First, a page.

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The Road To Fort Worth

Read » Chapter 8: Danville


Herman

Herman stopped by my office one day to show me his new mail-order teeth. One of his eye teeth was wrapped in gold with the shape of the state of Texas carved into it. He smiled at me proudly that morning, but two days later he was toothless again. He told me with a lisp, "The damn dentures didn't fit right."

My office was in an old house in a trailer park on the outskirts of downtown Fort Worth. I managed the park and ran the whole show from collecting rent to repairing sewer lines. My company owned a few rental trailers along with forty or so slots for individually owned trailers.

Herman fenced in his small lot and stored a conglomeration of junk inside it. I needed a gas tank for one of our rentals, and he had one stored by his trailer. Herman was a good ol' boy who sold me the tank for fifty bucks and painted it up right purty, as he said, with spray cans of silver paint. He guaranteed the tank, but he didn't tell me that it was a butane tank. The basic difference between butane and propane is that the latter is stored at a higher pressure, and propane was the only gas available for delivery.

Early in the winter, the tenant complained that the tank was leaking. There was a hissing sound coming from the pressure gauge, and I wrapped the gauge with plumber's putty to stop the leak. In June, the leaking started again, and I tried to stop the leak with the same technique, but it didn't work. I looked at the gauge closely and found a small hole in back and held it with my thumb, then the gauge blew off the tank. It sounded like a bomb exploding, and I hit the ground and crawled toward the road. When I looked up, a dozen people were surrounding me laughing. I saw Herman smiling proudly with another new set of teeth with the shape of the state of Texas etched into one tooth that was glittering in the noon day sun.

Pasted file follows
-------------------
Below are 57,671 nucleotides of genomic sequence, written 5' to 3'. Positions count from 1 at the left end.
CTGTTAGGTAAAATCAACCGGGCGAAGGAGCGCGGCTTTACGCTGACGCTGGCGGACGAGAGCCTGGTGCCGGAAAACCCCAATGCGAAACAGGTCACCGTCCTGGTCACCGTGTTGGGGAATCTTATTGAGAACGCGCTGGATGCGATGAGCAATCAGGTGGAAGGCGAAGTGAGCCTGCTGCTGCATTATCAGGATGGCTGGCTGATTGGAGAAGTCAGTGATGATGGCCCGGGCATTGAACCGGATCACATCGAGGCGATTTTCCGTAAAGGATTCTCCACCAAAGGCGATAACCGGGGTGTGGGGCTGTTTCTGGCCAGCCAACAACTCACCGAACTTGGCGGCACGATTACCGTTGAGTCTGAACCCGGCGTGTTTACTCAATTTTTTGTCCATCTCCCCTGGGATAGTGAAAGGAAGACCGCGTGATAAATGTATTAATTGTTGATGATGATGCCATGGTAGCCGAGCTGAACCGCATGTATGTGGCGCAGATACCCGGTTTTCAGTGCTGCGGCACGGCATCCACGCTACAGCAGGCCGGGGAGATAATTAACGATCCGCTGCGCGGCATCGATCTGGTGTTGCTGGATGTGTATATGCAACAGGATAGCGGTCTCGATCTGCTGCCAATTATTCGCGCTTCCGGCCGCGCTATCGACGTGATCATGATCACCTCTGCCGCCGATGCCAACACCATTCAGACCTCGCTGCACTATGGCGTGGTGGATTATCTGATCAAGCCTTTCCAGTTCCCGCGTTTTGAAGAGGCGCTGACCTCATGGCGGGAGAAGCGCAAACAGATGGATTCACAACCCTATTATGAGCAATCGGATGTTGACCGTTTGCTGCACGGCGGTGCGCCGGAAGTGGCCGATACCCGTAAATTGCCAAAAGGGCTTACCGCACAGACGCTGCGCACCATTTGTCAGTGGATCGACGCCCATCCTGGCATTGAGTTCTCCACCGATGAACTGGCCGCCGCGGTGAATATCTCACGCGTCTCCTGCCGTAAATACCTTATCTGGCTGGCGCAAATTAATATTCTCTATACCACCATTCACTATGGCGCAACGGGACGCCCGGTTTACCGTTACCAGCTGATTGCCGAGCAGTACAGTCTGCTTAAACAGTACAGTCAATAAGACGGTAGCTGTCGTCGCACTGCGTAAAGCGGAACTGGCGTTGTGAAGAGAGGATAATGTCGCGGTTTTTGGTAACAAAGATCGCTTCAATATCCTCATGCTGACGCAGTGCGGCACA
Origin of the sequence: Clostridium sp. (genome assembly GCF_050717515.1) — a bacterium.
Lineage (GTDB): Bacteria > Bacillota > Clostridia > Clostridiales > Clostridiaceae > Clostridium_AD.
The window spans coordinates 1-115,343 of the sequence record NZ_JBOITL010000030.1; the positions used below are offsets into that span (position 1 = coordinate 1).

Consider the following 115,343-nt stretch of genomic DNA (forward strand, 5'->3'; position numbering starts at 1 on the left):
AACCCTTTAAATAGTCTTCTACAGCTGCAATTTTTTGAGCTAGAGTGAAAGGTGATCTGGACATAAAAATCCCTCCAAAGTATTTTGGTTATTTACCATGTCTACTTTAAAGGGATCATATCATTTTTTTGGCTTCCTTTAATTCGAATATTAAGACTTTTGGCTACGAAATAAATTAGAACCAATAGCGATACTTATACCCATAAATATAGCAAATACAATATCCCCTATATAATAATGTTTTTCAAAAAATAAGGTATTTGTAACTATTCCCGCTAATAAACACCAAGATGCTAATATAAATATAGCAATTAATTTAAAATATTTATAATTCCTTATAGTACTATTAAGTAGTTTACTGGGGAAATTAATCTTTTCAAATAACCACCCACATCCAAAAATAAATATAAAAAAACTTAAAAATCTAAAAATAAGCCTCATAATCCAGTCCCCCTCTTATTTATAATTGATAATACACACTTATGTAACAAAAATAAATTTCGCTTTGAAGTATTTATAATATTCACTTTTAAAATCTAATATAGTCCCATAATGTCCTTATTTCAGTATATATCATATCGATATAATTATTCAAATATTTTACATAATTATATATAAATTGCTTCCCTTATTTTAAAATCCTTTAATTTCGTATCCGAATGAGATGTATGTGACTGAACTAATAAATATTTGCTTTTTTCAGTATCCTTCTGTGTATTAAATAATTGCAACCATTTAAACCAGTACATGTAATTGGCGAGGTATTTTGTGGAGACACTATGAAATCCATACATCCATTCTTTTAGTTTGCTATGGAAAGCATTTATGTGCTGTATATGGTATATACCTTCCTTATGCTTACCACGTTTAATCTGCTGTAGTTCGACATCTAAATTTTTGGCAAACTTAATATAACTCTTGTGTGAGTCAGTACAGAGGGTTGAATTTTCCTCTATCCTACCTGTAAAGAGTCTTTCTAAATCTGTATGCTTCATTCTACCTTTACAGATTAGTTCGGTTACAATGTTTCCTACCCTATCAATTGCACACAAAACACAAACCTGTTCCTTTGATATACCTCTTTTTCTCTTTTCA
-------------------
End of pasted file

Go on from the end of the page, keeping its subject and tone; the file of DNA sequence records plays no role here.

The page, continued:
Herman was a welder, and he made a trailer from angle iron that he had collected, then he cut two 55 gallon drums in half to fabricate a long smoker-cooker for the trailer. He applied for a permit to sell barbeque outside Arlington Stadium during baseball games. After his debut trip to the stadium, he told me that he made around $5,000 for his day's work, a fortune back in the early eighties.

I don't know how in the world he was issued a permit. Maybe, he knew someone in the office or impressed someone with his gold tooth. If he's still with us, I'd bet that he lives in the same trailer, surrounded by junk, and that he's still making money from selling barbeque or some other idea that anyone else would think was impossible to do.

Copyright ©2012 Michael Jackson Smith


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